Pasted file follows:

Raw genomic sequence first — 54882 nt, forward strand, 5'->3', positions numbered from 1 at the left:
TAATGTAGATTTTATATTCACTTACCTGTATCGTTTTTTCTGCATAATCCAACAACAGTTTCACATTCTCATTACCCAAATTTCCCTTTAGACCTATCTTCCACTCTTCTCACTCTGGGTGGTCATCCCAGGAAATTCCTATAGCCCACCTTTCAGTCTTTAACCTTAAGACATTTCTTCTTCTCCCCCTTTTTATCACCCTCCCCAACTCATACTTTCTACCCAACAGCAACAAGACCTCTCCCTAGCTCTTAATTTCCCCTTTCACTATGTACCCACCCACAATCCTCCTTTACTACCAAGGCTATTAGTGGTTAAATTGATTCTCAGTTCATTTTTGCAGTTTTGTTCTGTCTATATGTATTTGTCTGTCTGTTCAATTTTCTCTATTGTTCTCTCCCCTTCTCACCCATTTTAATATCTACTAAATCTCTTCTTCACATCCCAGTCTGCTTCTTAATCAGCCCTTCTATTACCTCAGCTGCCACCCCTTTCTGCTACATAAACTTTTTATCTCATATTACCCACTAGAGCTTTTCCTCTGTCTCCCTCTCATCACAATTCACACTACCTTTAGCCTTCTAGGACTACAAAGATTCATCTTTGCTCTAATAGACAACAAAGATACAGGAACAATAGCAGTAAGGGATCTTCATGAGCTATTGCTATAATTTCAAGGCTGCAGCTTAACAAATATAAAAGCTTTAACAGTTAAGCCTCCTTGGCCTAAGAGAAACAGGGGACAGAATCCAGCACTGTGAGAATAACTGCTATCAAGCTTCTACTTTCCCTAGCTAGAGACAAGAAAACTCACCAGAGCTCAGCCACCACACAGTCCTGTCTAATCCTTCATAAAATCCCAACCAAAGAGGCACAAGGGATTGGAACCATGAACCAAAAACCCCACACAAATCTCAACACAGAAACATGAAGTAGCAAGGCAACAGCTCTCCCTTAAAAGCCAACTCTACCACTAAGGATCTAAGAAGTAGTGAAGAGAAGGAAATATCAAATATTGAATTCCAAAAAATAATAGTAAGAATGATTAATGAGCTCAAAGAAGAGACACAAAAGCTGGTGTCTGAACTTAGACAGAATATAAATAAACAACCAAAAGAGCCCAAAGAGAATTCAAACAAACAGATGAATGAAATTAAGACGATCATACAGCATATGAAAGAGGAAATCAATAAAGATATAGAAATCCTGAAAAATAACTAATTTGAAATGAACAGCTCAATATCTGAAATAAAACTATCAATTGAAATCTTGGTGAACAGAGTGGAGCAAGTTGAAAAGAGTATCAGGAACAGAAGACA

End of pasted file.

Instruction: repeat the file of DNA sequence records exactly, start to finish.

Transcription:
Raw genomic sequence first — 54882 nt, forward strand, 5'->3', positions numbered from 1 at the left:
TAATGTAGATTTTATATTCACTTACCTGTATCGTTTTTTCTGCATAATCCAACAACAGTTTCACATTCTCATTACCCAAATTTCCCTTTAGACCTATCTTCCACTCTTCTCACTCTGGGTGGTCATCCCAGGAAATTCCTATAGCCCACCTTTCAGTCTTTAACCTTAAGACATTTCTTCTTCTCCCCCTTTTTATCACCCTCCCCAACTCATACTTTCTACCCAACAGCAACAAGACCTCTCCCTAGCTCTTAATTTCCCCTTTCACTATGTACCCACCCACAATCCTCCTTTACTACCAAGGCTATTAGTGGTTAAATTGATTCTCAGTTCATTTTTGCAGTTTTGTTCTGTCTATATGTATTTGTCTGTCTGTTCAATTTTCTCTATTGTTCTCTCCCCTTCTCACCCATTTTAATATCTACTAAATCTCTTCTTCACATCCCAGTCTGCTTCTTAATCAGCCCTTCTATTACCTCAGCTGCCACCCCTTTCTGCTACATAAACTTTTTATCTCATATTACCCACTAGAGCTTTTCCTCTGTCTCCCTCTCATCACAATTCACACTACCTTTAGCCTTCTAGGACTACAAAGATTCATCTTTGCTCTAATAGACAACAAAGATACAGGAACAATAGCAGTAAGGGATCTTCATGAGCTATTGCTATAATTTCAAGGCTGCAGCTTAACAAATATAAAAGCTTTAACAGTTAAGCCTCCTTGGCCTAAGAGAAACAGGGGACAGAATCCAGCACTGTGAGAATAACTGCTATCAAGCTTCTACTTTCCCTAGCTAGAGACAAGAAAACTCACCAGAGCTCAGCCACCACACAGTCCTGTCTAATCCTTCATAAAATCCCAACCAAAGAGGCACAAGGGATTGGAACCATGAACCAAAAACCCCACACAAATCTCAACACAGAAACATGAAGTAGCAAGGCAACAGCTCTCCCTTAAAAGCCAACTCTACCACTAAGGATCTAAGAAGTAGTGAAGAGAAGGAAATATCAAATATTGAATTCCAAAAAATAATAGTAAGAATGATTAATGAGCTCAAAGAAGAGACACAAAAGCTGGTGTCTGAACTTAGACAGAATATAAATAAACAACCAAAAGAGCCCAAAGAGAATTCAAACAAACAGATGAATGAAATTAAGACGATCATACAGCATATGAAAGAGGAAATCAATAAAGATATAGAAATCCTGAAAAATAACTAATTTGAAATGAACAGCTCAATATCTGAAATAAAACTATCAATTGAAATCTTGGTGAACAGAGTGGAGCAAGTTGAAAAGAGTATCAGGAACAGAAGACA